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At Theaters: 3/19/1999 On Video: 9/21/1999
Rated: R Length: 1 hr. 41 min.
Internet: Web Site Movie ID: 039908
Studio: Twentieth Century Fox
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Storyline Heading

In a desolate military outpost staggers a stranger, Colqhoun, a half-starved Scot who had been traveling with a group of settlers until they became snowbound. Seeking refuge in a cave, they soon ran out of food - and were forced to consume one another. Colqhoun barely escaped becoming an hors d'oeuvre himself.

Movie Type (Genre) Heading
Horror - Those with a taste for something offbeat will enjoy this atypically satirical thriller. The film is graphically violent, limiting its audience to younger adults; older viewers will be repelled, and the film is wholly unsuitable for children.
Cast and Crew Heading
Guy Pearce (L.A. Confidential)
Robert Carlyle (The Full Monty)
Director: Antonia Bird (Mad Love)
Production Notes Heading
About The Production
Content Heading
PROFANITY: Occasional use of very mild profanity.
SEX/NUDITY: Fleeting nudity in a non-sexual context.
VIOLENCE: Extreme, bloody depictions of human slaughter and cannibalism.
DRUGS/ALCOHOL: Occasional alcohol consumption.
ACTION: Some fights and suspenseful sequences.
COMEDY: An air of dark humor throughout.

Pictures © Twentieth Century Fox ®
All Rights Reserved.

Critic's Review Heading
Above Average
I cannot say that I was ever bored by Ravenous, director Antonia Bird's very bloody tale of cannibalism in the 19th Century Sierra Nevadas. The interesting cast (including L.A. Confidential's Guy Pearce, The Full Monty's Robert Carlyle, and Saving Private Ryan's Jeremy Davies) and its deliciously disgusting subject matter always keep it watchable and--dare I say it--amusing. There's nothing wrong with that, but in attempting to be something more (legend-based mysticism, social satire), the film ends up offering even less to chew on.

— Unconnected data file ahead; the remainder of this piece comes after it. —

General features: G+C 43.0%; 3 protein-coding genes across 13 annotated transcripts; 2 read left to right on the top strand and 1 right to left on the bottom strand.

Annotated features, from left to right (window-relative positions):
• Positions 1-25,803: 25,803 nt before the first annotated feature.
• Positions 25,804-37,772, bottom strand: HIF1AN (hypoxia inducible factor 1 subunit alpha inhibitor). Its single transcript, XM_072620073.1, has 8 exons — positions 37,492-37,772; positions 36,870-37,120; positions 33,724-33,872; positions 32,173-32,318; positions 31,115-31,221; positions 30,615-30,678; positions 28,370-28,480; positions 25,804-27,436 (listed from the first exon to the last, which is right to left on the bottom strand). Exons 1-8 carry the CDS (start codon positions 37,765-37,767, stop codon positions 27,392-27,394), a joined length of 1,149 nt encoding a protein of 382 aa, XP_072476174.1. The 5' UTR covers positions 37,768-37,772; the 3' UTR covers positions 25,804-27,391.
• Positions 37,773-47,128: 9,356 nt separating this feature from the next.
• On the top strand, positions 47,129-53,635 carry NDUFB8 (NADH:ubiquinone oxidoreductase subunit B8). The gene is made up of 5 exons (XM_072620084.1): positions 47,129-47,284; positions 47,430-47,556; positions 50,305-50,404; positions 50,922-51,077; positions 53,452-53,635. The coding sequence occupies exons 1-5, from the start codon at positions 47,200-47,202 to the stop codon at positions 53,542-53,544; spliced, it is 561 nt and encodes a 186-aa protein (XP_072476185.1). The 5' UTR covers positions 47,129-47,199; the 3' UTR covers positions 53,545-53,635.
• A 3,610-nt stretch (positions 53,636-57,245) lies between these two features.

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Opinion Heading

Based on an Exit Polling of 61 Moviegoers

Ages Age Group
Your Probability of
Enjoying This Movie
Movie To Friends
13-19Teens (M)
About 50/50
13-19Teens (F)
Fairly Low
20-29Yg Adults (M)
Fairly High
20-29Yg Adults (F)
Fairly Low
30+Adults (M)
About 50/50
30+Adults (F)
Fairly Low
*Possible Ratings: Very High, High, Fairly High, About 50/50, Fairly Low, Low, Very Low.

About Our Opinions

Be sure to read the DETAILED OPINIONS
The positive and negative comments made by moviegoers are very
helpful when selecting a movie that's appropriate for you and your family.



In 1847, the United States was a land of pioneers, of gold-starved Americans making their way west. It was a period of Manifest Destiny, the inevitability of the country extending its boundaries, stretching out its arms and consuming all the land it could.

Capt. John Boyd (Guy Pearce) has become both a "hero" and a victim during this period of relentless consumption ... in ways he could never have imagined. Boyd's journey to hell begins when an act of cowardice during a horrific Mexican-American War battle earns him banishment to a desolate military outpost, a waystation for western travelers in the barren and icy Sierra Nevada mountains in California.

Upon his arrival he is greeted by a small, motley group of soldiers, including his commanding officer, Hart (Jeffrey Jones), a man who has pretty much given up on life; Toffler (Jeremy Davies), the fort's personal emissary to the Lord; Knox (Stephen Spinella), the "doctor" who never met a bottle of whiskey he didn't like; Reich (Neal McDonough), the no-nonsense soldier of the group; and the over-medicated Cleaves (David Arquette), a cook whose meals are inspired more by peyote than culinary ambitions.

Into this cold, bleak and bizarre world staggers a stranger, Colqhoun (Robert Carlyle), a half-starved Scot who had been traveling with a group of settlers until they became snowbound. Seeking refuge in a cave, they soon ran out of food - and were forced to consume one another. Colqhoun barely escaped becoming an hors d'oeuvre himself.

Colqhoun's tale has ramifications beyond cannibalism and the will to survive. It involves an old Indian myth called Weendigo, which states that a man who eats the flesh of another steals that person's strength, spirit and very essence. His hunger becomes an insatiable craving: the more he eats, the more he wants, and the stronger he becomes. There can never be enough, and death is the only escape.

Boyd and the others soon get up close and personal with the Weendigo legend after discovering that Colqhoun holds an incredible secret, one that eventually will present Boyd with the ultimate carnivorous conundrum: whether to eat dinner or be dinner. It's feast or famine for this beleaguered soldier: will he die a lonely hero's death.. . or become a cannibalistic abomination - happy, strong and glowing with health?

Bon appetite!

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